Montana and Washington state defied the U.S. government this week, enacting state laws to reject the 2005 federal Real ID Act and increasing pressure on Congress to amend or repeal national standards for driver's licenses, reports Stateline.org. The federal law sets uniform security features for driver's licenses and requires states to verify the identity of all driver's license applicants. The Washington law bars that state from complying unless the federal government comes up with an extra $250 million to cover the state’s expenses.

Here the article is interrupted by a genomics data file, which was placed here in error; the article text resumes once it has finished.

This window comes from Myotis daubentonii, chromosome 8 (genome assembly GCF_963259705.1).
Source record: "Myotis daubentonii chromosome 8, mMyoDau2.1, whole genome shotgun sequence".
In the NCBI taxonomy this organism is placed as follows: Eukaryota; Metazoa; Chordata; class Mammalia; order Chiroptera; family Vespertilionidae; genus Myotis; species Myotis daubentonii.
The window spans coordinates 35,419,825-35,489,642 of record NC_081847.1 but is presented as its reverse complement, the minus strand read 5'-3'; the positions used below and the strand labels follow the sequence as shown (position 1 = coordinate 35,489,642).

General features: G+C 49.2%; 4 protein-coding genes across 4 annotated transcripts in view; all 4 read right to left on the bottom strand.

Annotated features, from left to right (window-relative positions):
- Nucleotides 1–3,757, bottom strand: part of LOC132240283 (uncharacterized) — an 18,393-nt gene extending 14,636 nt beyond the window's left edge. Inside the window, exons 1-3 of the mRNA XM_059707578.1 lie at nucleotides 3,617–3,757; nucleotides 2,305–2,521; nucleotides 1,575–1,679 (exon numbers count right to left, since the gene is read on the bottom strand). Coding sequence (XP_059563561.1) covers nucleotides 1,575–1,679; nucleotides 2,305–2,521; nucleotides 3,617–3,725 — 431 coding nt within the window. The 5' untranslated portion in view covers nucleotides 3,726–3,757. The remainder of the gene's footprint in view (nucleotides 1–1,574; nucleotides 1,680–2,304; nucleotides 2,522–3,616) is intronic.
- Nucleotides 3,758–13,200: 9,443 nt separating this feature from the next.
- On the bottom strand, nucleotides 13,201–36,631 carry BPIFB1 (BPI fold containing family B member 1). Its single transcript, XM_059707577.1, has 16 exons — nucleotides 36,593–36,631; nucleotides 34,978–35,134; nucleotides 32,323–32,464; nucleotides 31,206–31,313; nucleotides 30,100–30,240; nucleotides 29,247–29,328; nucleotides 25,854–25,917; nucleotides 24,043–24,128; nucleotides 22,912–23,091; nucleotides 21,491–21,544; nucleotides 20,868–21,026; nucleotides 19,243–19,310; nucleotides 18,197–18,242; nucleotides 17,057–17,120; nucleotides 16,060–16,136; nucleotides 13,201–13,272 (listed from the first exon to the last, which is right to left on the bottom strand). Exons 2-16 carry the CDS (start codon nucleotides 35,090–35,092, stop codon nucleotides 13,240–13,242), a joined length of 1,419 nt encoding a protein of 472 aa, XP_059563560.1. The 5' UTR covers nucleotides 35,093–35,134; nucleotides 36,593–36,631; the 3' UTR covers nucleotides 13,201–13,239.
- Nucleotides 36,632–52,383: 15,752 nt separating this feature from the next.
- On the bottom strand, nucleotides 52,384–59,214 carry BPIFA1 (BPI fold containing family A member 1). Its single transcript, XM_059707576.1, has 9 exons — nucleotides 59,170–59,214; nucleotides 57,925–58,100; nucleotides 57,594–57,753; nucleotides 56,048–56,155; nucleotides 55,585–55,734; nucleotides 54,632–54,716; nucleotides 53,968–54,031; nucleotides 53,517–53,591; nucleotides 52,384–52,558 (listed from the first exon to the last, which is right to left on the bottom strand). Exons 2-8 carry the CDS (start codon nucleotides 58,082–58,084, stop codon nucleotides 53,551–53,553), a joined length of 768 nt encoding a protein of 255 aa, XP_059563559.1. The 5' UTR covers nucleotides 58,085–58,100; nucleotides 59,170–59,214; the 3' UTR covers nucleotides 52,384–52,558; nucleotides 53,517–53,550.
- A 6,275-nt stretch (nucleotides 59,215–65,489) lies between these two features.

Washington Gov. Christine Gregoire said the Real ID Act “is another unfunded mandate from the federal government and, even worse, it doesn't protect the privacy of the citizens of Washington.” In all, 30 states have passed or are considering proposals condemning the license standards. State lawmakers have criticized the costs and deadlines imposed on states as a federal intrusion into what had been a state responsibility that raises the specter of a national ID card. “When a state like Montana tells the federal government to take a hike, it brings down the whole house of cards. If there was ever any question that Congress would be forced to revisit this misguided law, there is no more,” said Barry Steinhardt of the American Civil Liberties Union.